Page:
7 Best Florida Caves


Florida caves? What caves? Florida is sunshine and sand, beaches and waves, fishing and golfing, and Disney World and Cape Kennedy Space Center. Isn’t that enough for one state?

While Florida does have all that shoreline, there’s a lot of landscape in between the coasts with scenic areas, rivers, lakes, and caves. Most of the caves are underwater with the water at a cool, constant 72 degrees.

Florida Caverns State Park

The park is northwest of Tallahassee in the Florida Panhandle. Florida Caverns State Park is the only cave to offer guided tours through an air filled cavern system.

Photo credit floridastateparks.org.

Once primordial seas covered this area. Sediment consisting of shells and coral fell to the bottom and were compacted into limestone. The seas receded and acidic ground water dissolved the limestone around cracks, eventually forming the caves and sinkholes. Water, seeping through cracks, deposited minerals on the cave floor and stalagmites grew up from the floor while stalactites were created above. These stunning formations, along with flowstones, soda straws, and many others, make the caverns a wonderland of rock.

RV campsites have all the amenities.

Devil’s Den

This is a mostly underwater cave system. The cave system lies in the karst landscape near Williston, south of Gainesville. Karst is an area on eroded limestone with caves, sinkholes, and unique rock formations. A portion of the roof over a subterranean river collapsed leaving a window to the sky.

Devil’s Den is privately owned and is operated as a SCUBA diving training and recreational facility. Four chambers extend from the pool under the window. One of them contained both animal and human remains. These were removed. The animals included mastodons, dire wolves, and saber-toothed cats. The human remains dated from 7500 B,C,. The RV camping site has 32 hookups and most have power, water, and sewer.

Leon Sinks Geological Area

Leon Sinks is a few miles south of Tallahassee. The karst here has created eighteen sinkholes, eight wet and ten dry. The wet sinks have different colors in the water and two are connected by a natural bridge. This is the longest underwater cave at 32 miles as it connects to Wakulla Springs caves. The Leon Sinks are connected by miles of hiking trails through forests and along the rivers. No camping is available at the site, but there are numerous RV campgrounds nearby.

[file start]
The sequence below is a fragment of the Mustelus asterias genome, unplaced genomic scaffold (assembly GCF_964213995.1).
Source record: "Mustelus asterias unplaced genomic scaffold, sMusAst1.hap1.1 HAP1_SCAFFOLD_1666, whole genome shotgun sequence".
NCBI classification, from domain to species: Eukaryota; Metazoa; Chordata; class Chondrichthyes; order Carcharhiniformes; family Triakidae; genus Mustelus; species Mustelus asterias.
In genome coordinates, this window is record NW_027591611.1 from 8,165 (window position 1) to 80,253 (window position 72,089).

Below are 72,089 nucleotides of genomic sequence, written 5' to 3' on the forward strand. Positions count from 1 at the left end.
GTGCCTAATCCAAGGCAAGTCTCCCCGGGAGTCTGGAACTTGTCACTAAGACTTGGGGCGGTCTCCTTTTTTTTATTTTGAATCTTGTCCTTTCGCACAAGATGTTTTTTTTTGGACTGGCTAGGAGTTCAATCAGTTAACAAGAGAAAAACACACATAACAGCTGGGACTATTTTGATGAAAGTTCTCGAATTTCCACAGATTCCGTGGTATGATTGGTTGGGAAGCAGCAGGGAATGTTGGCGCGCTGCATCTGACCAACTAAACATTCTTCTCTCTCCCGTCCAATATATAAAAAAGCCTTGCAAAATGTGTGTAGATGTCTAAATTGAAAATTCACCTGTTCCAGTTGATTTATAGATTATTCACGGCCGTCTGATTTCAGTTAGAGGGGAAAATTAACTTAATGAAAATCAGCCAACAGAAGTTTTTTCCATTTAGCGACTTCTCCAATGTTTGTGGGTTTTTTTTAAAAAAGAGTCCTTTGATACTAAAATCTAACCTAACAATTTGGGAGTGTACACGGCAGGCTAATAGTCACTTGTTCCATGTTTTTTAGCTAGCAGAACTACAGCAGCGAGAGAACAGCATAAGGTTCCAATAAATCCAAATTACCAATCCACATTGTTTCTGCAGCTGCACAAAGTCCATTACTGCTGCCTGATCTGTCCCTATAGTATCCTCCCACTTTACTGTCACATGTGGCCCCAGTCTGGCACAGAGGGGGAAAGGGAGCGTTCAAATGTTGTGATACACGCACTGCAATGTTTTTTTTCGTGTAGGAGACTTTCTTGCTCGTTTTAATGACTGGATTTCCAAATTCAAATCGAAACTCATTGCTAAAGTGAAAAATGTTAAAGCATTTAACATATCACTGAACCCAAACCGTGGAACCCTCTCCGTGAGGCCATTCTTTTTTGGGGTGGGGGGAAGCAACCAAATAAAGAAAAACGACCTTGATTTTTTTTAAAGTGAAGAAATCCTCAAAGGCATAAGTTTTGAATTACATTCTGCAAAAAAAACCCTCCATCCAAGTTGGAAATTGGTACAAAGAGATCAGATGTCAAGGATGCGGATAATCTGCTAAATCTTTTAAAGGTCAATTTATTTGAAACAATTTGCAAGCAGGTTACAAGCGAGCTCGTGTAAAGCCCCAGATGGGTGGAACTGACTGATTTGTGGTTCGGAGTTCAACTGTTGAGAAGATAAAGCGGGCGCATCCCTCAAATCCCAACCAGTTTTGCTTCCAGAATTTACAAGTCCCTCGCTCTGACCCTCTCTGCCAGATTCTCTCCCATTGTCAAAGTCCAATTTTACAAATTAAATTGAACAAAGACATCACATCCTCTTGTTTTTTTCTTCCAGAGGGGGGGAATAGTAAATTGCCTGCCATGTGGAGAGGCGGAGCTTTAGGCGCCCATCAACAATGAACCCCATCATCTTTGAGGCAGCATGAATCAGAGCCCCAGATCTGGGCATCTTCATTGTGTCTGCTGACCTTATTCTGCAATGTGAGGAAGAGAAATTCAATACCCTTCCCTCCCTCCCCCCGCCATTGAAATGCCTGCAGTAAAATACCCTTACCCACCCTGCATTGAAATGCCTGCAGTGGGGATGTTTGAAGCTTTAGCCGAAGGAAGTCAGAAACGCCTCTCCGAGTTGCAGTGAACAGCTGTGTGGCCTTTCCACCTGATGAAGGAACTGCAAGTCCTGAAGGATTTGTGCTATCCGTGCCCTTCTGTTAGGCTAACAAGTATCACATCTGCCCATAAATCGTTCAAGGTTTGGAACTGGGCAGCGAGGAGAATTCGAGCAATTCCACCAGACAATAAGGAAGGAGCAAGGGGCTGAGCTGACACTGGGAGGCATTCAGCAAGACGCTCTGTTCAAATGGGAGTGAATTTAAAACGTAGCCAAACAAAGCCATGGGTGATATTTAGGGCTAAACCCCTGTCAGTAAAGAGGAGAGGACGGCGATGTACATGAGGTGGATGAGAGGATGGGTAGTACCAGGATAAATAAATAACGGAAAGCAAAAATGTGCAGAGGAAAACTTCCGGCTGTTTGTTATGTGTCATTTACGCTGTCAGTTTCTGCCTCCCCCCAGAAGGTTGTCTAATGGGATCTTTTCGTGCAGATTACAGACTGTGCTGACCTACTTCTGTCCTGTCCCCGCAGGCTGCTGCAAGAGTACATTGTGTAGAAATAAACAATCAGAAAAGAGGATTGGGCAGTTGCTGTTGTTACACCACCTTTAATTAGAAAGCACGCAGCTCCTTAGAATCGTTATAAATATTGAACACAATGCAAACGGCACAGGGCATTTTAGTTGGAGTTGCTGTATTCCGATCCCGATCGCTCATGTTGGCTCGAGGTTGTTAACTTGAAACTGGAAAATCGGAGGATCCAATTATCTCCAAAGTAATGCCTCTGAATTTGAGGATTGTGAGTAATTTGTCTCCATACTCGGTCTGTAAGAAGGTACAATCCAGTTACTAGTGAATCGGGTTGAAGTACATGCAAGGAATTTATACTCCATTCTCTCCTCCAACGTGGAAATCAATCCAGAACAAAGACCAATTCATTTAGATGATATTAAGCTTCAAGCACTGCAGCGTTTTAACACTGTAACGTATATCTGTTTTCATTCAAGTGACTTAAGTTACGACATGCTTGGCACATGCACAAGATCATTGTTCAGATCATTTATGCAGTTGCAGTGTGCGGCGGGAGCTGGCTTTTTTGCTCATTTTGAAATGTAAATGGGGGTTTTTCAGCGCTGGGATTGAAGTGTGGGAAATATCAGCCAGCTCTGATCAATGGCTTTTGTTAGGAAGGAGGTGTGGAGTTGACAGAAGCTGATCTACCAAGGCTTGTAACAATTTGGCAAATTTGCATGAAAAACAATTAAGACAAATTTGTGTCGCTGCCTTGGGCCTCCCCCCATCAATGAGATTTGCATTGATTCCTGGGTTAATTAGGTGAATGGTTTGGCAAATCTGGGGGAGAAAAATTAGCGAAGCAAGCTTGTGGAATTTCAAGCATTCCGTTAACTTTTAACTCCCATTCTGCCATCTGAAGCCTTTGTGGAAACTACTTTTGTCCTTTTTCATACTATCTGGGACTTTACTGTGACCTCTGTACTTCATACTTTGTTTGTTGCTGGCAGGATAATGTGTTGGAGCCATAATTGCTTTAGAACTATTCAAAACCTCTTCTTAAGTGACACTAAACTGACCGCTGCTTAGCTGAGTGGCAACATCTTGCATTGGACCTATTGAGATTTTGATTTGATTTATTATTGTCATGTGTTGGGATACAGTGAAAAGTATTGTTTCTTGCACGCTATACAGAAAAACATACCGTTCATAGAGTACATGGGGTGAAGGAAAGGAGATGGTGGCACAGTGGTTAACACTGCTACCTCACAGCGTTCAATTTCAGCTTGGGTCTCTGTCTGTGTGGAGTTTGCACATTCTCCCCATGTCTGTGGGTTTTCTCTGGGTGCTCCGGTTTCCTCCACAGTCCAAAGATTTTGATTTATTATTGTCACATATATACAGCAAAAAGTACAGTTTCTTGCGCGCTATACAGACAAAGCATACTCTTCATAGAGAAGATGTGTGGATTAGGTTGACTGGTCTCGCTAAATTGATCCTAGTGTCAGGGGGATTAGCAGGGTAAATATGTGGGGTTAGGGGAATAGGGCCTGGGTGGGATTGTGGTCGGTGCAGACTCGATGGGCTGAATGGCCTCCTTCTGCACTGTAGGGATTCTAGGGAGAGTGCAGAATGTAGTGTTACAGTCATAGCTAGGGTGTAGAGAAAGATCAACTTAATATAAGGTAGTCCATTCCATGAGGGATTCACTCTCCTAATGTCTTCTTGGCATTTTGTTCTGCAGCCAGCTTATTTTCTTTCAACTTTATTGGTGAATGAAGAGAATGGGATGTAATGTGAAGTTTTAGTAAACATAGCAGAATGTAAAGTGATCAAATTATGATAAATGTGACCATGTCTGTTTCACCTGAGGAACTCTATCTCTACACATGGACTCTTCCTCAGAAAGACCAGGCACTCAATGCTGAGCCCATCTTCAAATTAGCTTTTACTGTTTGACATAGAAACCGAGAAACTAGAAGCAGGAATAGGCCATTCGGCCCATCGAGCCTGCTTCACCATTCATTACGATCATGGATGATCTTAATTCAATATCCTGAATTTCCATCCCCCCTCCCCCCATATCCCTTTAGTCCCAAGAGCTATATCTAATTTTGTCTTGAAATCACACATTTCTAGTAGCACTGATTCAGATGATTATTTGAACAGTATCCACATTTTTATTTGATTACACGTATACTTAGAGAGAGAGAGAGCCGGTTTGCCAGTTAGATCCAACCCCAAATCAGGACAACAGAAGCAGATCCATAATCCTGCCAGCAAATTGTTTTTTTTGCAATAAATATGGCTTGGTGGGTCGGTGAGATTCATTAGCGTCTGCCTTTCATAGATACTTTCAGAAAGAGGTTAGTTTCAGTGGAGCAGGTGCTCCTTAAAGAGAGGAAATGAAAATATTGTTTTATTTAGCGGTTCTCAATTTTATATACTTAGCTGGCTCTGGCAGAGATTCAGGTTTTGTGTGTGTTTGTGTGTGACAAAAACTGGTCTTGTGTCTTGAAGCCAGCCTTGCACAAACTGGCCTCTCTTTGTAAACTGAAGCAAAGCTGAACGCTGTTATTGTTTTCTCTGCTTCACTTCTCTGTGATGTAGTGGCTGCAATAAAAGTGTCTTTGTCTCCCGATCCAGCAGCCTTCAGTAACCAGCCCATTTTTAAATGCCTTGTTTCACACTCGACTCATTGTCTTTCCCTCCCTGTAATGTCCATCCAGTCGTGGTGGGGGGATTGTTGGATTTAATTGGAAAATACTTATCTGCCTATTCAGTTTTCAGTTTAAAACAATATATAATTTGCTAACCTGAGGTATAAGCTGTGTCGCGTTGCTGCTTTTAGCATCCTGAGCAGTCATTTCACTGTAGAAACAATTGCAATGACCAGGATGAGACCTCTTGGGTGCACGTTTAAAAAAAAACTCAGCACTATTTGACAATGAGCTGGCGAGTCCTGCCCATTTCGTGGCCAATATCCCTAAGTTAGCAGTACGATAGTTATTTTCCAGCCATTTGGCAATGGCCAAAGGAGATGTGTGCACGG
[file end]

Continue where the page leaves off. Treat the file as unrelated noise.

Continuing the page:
Ginnie Springs

Image credit ginniespringsoutdoors.com

World class diving is available at this privately owned spring a few miles northwest of Gainesville. The visibility in the water is incredible. Even Jacques Cousteau was impressed. Besides SCUBA and snorkeling, the campgrounds offers hiking, watersports galore, and tubing down the Santa Fe River. Kayaks, canoes, and paddle boards are available for rent. All RV hook-ups have electricity and water but no sewer.

Blue Grotto Dive Resort

The Diver Resort is privately owned and offers diving experiences for day visitors as well as having cabins for rent. The Blue Grotto has the largest underwater cavern in the area with a depth of 100 feet, ideal for training and classes.

In addition to the large cavern, there is a second cave, accessible through an underwater tunnel about 300 feet long. The width varies. Only certified cave divers are allowed in and have to be led by a resort guide. The hidden cave has been carefully preserved in its original state when found. RV campsites are limited but include electricity, water, and sewer. RV campgrounds are prolific in the area.

Morrison Springs State Park

The park is also in the Florida Panhandle, east of Elgin Air Force Base. The pool is surrounded by huge, old cypress trees. There are no hiking trails, but a boardwalk leads to the spring and to a swimming beach. Besides diving and snorkeling, paddle boarding is popular. RV camping is not available at the park, but numerous RV campgrounds are close by.

Warrens Cave

Warrens Cave Nature Preserve in northern Florida is owned by the National Speleological Society. It is the location for the blind crayfish on the endangered species list. The three separate air-filled caverns total four miles in length, making this the longest cavern in Florida. Permission to enter the property must be obtained in advance. No RV camping is available at the site, but nearby campgrounds are plentiful.

There are quite a few Florida caves and they can be exciting to visit. The Panhandle karst landscape has many. Plan a vacation around these fascinating sites and see a side of Florida you never knew before. Explore Florida caves.

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